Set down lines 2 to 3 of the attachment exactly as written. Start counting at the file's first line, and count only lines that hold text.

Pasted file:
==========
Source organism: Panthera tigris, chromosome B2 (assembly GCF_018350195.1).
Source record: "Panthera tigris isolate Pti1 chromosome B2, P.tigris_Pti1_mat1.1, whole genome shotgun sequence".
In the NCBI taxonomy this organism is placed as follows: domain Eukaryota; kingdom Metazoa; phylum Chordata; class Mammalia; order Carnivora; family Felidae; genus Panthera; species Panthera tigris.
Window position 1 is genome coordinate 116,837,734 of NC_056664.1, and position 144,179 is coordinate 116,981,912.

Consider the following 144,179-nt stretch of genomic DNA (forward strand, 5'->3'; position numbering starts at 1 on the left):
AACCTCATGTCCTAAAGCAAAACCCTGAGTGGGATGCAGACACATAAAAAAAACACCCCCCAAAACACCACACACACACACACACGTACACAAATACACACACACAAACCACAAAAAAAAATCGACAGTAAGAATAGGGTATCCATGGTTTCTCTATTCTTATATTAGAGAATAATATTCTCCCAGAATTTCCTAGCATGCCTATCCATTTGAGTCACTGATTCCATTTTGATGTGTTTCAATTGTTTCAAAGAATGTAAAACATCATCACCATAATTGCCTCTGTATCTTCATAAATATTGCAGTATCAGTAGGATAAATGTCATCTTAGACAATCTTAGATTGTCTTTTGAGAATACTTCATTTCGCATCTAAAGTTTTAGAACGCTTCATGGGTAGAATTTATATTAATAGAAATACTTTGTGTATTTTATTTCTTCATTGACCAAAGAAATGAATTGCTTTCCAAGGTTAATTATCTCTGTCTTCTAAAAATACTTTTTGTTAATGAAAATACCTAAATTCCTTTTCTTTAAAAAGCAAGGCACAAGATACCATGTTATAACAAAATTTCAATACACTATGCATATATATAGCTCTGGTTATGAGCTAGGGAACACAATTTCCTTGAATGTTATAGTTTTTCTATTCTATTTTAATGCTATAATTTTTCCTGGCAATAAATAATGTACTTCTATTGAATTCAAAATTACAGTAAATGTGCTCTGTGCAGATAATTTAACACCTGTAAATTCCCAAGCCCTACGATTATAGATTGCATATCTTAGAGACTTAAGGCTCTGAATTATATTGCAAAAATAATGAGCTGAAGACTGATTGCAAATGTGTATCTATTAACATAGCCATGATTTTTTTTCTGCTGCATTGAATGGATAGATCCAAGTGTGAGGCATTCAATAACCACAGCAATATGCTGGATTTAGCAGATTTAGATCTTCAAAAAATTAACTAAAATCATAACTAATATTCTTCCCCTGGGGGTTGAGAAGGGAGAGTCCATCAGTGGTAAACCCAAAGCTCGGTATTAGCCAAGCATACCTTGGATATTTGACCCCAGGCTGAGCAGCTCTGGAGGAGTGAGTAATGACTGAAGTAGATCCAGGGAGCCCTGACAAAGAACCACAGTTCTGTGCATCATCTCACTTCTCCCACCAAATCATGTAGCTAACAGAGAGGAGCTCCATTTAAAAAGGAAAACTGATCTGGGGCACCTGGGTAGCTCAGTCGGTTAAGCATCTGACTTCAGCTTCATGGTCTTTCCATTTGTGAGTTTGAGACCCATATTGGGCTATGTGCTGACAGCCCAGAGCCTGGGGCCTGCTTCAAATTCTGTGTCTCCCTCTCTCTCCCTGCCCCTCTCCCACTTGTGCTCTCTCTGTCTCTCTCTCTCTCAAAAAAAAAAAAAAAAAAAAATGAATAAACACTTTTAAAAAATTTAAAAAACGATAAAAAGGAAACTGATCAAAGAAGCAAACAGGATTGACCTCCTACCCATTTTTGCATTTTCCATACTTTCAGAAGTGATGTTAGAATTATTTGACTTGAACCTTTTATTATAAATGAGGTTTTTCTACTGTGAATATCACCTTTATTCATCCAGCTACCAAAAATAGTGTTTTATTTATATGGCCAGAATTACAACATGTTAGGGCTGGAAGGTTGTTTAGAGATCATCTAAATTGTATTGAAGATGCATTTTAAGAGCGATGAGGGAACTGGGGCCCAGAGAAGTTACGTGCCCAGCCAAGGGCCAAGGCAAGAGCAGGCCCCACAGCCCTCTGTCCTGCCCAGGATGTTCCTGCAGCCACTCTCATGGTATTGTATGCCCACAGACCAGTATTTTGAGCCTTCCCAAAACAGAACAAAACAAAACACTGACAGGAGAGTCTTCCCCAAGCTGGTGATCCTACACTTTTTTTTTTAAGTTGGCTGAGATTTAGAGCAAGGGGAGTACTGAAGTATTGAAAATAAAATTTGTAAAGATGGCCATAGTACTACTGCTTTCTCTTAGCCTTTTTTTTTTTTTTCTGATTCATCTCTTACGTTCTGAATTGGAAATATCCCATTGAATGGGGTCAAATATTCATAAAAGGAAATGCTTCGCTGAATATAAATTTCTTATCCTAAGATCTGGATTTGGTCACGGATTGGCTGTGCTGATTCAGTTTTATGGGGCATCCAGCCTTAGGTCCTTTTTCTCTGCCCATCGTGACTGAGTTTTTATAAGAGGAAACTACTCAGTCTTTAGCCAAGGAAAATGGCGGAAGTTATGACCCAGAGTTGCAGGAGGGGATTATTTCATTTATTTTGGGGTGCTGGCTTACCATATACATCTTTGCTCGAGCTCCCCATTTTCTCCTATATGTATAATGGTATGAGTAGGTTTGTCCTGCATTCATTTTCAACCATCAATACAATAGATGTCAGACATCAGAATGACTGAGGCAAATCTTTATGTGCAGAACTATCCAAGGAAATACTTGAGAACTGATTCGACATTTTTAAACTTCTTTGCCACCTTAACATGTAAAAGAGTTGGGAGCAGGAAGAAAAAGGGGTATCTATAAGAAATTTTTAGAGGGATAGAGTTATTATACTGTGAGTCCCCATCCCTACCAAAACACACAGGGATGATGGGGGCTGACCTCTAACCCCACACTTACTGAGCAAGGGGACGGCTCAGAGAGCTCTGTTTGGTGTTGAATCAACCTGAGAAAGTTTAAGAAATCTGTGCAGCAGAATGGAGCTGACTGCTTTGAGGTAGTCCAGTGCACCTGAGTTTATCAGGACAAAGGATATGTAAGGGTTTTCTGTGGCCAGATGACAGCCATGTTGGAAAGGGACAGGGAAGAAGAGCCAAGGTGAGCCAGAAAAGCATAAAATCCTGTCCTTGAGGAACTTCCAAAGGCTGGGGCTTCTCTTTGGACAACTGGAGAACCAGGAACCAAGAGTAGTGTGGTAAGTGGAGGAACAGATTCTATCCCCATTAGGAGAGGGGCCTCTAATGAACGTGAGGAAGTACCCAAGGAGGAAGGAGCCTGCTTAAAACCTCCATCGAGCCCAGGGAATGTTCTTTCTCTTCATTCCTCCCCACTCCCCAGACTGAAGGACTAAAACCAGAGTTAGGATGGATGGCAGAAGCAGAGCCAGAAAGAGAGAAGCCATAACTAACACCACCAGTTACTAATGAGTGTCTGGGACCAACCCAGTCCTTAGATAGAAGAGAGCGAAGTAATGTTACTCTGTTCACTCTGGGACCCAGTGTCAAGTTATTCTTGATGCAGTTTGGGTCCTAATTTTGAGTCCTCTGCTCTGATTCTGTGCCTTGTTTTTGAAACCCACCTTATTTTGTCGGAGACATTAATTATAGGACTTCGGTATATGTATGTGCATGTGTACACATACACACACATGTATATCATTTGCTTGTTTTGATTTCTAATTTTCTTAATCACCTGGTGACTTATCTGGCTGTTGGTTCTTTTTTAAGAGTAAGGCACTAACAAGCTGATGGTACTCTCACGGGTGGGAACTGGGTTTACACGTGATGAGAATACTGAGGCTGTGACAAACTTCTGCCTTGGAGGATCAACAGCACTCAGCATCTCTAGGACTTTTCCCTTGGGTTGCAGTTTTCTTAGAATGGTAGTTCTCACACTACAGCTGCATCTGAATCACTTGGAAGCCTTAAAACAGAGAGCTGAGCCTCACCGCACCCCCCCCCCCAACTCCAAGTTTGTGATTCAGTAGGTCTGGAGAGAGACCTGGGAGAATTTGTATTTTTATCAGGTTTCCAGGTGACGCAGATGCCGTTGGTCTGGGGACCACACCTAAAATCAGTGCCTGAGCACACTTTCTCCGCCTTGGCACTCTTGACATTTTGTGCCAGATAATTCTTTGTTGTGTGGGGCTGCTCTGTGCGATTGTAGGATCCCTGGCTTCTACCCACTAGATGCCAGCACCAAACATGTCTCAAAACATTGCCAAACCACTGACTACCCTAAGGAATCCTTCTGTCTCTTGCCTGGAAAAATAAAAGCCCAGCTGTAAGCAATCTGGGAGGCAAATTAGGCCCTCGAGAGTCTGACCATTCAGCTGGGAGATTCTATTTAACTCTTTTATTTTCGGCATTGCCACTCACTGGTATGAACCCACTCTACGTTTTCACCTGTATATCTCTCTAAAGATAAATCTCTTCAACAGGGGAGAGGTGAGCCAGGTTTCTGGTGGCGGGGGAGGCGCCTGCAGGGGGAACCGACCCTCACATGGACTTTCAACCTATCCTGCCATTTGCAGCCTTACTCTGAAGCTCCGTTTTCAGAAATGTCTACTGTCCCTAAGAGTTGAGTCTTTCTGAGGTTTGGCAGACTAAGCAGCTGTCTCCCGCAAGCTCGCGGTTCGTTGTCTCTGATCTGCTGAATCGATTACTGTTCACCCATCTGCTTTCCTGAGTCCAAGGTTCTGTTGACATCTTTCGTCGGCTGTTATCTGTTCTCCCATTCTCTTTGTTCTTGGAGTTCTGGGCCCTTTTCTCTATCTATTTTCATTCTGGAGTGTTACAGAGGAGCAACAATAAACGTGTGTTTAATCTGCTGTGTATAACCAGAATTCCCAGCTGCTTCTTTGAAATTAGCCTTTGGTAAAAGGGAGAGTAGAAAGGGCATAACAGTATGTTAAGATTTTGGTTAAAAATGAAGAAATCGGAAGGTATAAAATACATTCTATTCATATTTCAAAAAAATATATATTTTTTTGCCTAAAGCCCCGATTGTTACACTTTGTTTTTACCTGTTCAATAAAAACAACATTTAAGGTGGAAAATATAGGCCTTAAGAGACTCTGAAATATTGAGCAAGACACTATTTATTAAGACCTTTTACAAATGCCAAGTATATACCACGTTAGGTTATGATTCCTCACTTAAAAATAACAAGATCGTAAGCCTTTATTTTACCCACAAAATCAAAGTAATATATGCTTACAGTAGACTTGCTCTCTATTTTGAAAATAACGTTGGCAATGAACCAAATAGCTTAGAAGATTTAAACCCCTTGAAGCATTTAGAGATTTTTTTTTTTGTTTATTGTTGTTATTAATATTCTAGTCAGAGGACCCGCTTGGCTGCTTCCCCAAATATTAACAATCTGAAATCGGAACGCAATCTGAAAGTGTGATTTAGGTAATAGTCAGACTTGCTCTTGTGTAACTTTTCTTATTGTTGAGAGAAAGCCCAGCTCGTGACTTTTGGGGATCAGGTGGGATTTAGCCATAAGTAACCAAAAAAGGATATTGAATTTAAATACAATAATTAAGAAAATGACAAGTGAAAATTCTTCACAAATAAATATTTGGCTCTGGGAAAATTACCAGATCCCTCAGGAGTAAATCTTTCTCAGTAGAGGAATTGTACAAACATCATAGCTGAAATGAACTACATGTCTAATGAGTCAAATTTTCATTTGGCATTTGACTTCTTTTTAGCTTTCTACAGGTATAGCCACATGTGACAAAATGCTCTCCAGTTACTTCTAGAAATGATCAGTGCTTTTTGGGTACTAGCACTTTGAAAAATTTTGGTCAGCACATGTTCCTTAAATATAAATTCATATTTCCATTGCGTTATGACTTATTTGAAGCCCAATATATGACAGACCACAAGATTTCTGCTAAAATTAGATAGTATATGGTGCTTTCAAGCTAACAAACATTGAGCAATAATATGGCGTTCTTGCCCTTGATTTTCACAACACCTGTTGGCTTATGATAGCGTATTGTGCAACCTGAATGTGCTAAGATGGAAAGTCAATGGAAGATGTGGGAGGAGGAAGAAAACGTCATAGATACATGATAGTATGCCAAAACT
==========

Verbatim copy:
Source record: "Panthera tigris isolate Pti1 chromosome B2, P.tigris_Pti1_mat1.1, whole genome shotgun sequence".
In the NCBI taxonomy this organism is placed as follows: domain Eukaryota; kingdom Metazoa; phylum Chordata; class Mammalia; order Carnivora; family Felidae; genus Panthera; species Panthera tigris.